The bottom-firing speaker doesn't get very loud but you can enable Dolby Atmos enhancement if you're using wired headphones. Sadly, there's no software-based audio boost for the speaker. The bundled headset sounds decent and provides good passive isolation from outside noise. Videos look very good on the display. The default ‘Natural' colour profile makes everything look a bit muted, but switching to ‘Vivid' adds some much-needed intensity to colours. HDR videos in streaming apps such as Netflix and YouTube also look good.
We found battery life to be pretty solid. With heavy usage, the Galaxy S10 Lite still managed to last about a day and half, and with more frugal use, we could stretch this to around two days before having to charge the phone. The bundled power adapter is quite chunky but it does support a maximum output of 25W.
With it, we were able to charge the Galaxy S10 Lite up to 98 percent in an hour, which is impressive. Keep in mind that the adapter has a Type-C connector, so you'll need the included Type-C to Type-C cable in order to use it. Finally, coming to our HD video battery loop test, the Galaxy S10 Lite ran for 18 hours and 55 minutes, which is very good.
The Galaxy S10 Lite sports three rear cameras and a single front camera. At the back, we have a primary 48-megapixel sensor with an f/2.0 aperture and optical image stabilisation (OIS); a 12-megapixel wide-angle camera with an f/2.2 aperture; and a 5-megapixel macro camera with an f/2.4 aperture. The selfie camera features a 32-megapixel sensor and an f/2.2 aperture.
The camera app offers a good selection of shooting modes such as Live Focus Video, Super Slow-Mo, and Pro. The scene optimiser automatically adjusts parameters based on available light and the kind of objects or scenery being shot. Videos can be shot at up to 4K 30fps, but strangely there's no 60fps option, even though this processor can handle it. You can enable features such as palm detection and voice control for capturing shots.
The primary camera uses the Sony IMX586 sensor, which shoots 12-megapixel oversampled shots by default. We've seen this sensor in countless phones now, and the performance is more than adequate for casual use. Shooting landscapes in daylight, the sensor captures good details, colours have ample saturation, and HDR works well. Close-ups are sharp but colours do look a little boosted at times.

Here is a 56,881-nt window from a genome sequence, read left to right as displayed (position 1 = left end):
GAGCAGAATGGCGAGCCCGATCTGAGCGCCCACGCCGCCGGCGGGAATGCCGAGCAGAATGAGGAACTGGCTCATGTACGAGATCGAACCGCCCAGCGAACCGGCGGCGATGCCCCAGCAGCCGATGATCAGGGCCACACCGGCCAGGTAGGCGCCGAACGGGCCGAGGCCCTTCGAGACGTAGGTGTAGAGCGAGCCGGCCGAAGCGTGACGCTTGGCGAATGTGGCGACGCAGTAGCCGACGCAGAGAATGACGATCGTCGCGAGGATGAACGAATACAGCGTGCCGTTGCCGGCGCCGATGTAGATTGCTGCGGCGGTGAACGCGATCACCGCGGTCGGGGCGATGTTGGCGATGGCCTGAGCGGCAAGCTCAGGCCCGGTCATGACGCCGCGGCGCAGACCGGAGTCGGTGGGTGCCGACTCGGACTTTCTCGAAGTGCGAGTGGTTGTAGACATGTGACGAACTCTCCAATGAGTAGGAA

The wide-angle camera captures good shots but we wouldn't recommend relying on these images as details aren't as sharp or distinct as those taken with the primary camera. We also tried the macro camera, which captures fairly good details when focusing on smaller objects.
Portrait mode or Live Focus works well, with good edge detection, detail and colours. You can change the background bokeh effect for some interesting results. The level of background blur can be adjusted too.
In low light, the Galaxy S10 Lite manages to hold its own, capturing good details and colours. The scene optimiser does a good job here as well, due to which photo capture speed may reduce a bit, depending on the available light. You can also enable Night mode, which brightens up shots, but slightly affects textures and details in a native way. The wide-angle camera captures much darker images at night, due to its narrower aperture, but Night mode can help a bit.
The 32-megapixel front camera also captures oversampled photos, which look good. The selfies we shot had punchy colours and good amounts of detail. Live Focus is available here too, so you can play around with different bokeh effects. The front camera is pretty capable under artificial light too but struggles in very low light. For the latter case, the screen flash helps.
Video quality at 4K resolution is good when shot in daylight. There's slight wobble when you're walking about, but the footage isn't too shaky. You can switch to the wide-angle camera while recording, which is nice, but the video quality dips. For stabilisation, it's best to use the Super Steady toggle, which uses the wide-angle camera to record video. In very low light, footage is a little grainy and details are softer, but we didn't notice much chroma noise. The wide-angle camera captures very dark footage, making it pretty much unusable at night.
The Galaxy S10 Lite is a good package, but at nearly Rs. 40,000, we think the price is a bit on the higher side. We say this especially since you could instead buy the top-end variant of the OnePlus 7T (Review) for less, and that phone offers additional features such as a high refresh-rate display, a more premium glass and metal body, stereo speakers, a telephoto camera, and a more current processor. The base variant of the Asus ROG Phone 2 (Review) is also available for under Rs. 40,000, and offers much better gaming features. Then there's the Oppo Reno 2 (Review) as well, which has a very good hybrid zoom camera system.
Before the Galaxy S10 Lite came along, Samsung had only the Galaxy A80 in this segment, which is still a very interesting phone with its rotating triple- camera module. Sadly, it hasn't gotten much press since it launched last year, and has just flown under the radar. Samsung also has the new Galaxy Note 10 Lite which sells for around the same price, and we'll be reviewing very soon. On paper, it offers better rear cameras and the S Pen stylus, but it also has a processor from 2018, which is a strange choice. We'll soon see how these two models stack up against each other.
We think that if Samsung shaved around Rs. 5,000 off the Galaxy S10 Lite's current price, it would be a better deal. This could happen relatively soon, with the Galaxy S20 series just around the corner. Samsung's new flagships could push the S10 series further down in price, which could have a trickle-down effect on the Galaxy S10 Lite's pricing.
The Galaxy S10 Lite's positioning seems like an attempt to capture some of OnePlus' market share, and while we're not entirely convinced that it will be able to do so that at its current price, it's nice to have a good option from Samsung in this segment after a long time.
Can Samsung Galaxy S10 Lite, Note 10 Lite dethrone OnePlus 7T? We discussed this on Orbital, our weekly technology podcast, which you can subscribe to via Apple Podcasts or RSS, download the episode, or just hit the play button below.